Earlier this week, the Sports Business Journal reported that the Big 12's television deal with Fox would go from $19.5 million annually to somewhere between $60-70 million annually.
Now, sources indicated to the publication that the deal could be worth $90 million annually, a 13-year deal worth $1.1 billion total. A reporter from Bloomberg television tweeted the same thing on Wednesday afternoon, citing a person familiar with the negotiations.
That's a 350 percent raise in television revenue, and that growth looks even better when you consider that the money would be divisible between 10 schools, rather than 12 after the exits of Nebraska and Colorado.
We'll see once the negotiations finish and the deal is officially signed, but Fox is making one thing clear: It's serious about Big 12 football.
The deal would be for second-tier rights, which encompass football and basketball games each year that are not selected for broadcast by ESPN and ABC. ESPN and ABC owns the league's first-tier rights through 2015-16, and pay approximately $60 million each year as part of an eight-year deal.
Commissioner Dan Beebe has previously expressed a desire to align the contracts to end at the same time, but if Fox is offering that much money over that long a period, it's not hard to see why he's apparently softened his stance on the issue.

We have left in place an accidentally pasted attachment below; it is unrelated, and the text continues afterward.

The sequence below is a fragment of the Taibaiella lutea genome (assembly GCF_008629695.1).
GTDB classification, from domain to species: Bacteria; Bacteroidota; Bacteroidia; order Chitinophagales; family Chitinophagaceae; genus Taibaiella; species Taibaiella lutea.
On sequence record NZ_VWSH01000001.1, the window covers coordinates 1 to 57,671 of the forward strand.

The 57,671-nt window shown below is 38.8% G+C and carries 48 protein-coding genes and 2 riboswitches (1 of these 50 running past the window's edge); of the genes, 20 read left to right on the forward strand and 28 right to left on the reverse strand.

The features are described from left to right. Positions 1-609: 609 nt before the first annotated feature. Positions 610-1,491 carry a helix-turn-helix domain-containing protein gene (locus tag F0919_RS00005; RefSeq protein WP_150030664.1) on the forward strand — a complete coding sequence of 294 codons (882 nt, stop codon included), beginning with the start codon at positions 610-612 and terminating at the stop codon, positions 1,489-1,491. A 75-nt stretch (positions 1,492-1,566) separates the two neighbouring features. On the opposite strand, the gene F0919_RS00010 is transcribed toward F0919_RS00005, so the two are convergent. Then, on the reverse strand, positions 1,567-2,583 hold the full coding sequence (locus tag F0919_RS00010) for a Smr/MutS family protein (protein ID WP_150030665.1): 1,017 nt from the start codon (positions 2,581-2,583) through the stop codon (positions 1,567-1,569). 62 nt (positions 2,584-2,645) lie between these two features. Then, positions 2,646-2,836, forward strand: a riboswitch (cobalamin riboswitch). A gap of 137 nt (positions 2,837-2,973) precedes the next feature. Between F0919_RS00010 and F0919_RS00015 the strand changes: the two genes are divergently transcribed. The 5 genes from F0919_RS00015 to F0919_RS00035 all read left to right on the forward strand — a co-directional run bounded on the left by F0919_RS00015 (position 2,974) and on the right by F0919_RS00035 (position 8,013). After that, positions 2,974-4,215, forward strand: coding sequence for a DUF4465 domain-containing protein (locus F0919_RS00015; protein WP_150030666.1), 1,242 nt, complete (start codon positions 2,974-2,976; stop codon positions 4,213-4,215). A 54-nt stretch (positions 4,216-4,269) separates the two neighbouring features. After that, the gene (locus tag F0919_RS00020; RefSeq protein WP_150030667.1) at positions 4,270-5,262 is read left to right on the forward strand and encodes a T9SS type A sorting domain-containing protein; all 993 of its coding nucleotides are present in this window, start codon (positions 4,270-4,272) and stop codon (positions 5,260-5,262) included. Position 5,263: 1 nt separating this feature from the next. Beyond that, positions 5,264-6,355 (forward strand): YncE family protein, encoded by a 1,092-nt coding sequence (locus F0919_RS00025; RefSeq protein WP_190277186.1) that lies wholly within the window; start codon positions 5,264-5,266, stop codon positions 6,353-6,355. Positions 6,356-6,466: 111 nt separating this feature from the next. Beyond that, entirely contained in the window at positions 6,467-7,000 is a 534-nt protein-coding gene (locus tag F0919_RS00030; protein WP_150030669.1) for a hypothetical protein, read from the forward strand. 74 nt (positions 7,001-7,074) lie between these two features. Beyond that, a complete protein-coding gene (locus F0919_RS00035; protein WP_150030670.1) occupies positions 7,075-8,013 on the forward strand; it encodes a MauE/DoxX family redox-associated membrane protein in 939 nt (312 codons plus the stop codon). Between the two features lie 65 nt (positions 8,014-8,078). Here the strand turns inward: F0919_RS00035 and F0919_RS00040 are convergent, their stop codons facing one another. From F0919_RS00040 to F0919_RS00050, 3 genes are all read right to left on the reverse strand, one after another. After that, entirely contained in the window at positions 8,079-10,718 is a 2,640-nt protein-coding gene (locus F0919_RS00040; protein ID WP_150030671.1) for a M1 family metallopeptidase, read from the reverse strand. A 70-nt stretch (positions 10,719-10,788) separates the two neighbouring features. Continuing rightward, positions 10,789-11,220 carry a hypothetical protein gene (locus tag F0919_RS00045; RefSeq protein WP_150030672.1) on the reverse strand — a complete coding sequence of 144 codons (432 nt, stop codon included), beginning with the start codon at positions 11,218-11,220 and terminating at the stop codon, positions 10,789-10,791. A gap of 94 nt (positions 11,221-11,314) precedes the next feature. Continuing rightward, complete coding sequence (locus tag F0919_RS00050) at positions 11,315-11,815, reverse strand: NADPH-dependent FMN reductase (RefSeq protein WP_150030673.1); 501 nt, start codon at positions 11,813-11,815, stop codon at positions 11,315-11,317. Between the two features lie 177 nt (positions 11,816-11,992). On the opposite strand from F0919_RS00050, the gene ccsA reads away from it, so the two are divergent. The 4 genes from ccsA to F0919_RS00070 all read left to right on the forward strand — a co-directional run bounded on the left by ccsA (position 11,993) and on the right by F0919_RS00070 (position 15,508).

The league is also exploring a network with eight teams other than Oklahoma and Texas to help monetize the league's third-tier media rights.
The numbers were already close to satisfying the Big 12's promise that Oklahoma, Texas A&M and Texas would earn $20 million when we examined them as a part of the original terms, but there's no doubt it would be met if this billion-dollar deal ends up being signed.
Don't expect anyone from the Big 12 or Fox to comment on it before it is finalized, but once you add in conference revenue from postseason play in basketball and football, the Big 12 could become a significantly happier and more stable league.
Money off the field for the league is a lot like wins for individual teams: neither fixes everything, but plenty of problems go away.
If this still-being-negotiated deal becomes a reality, we'll see that come into play very quickly.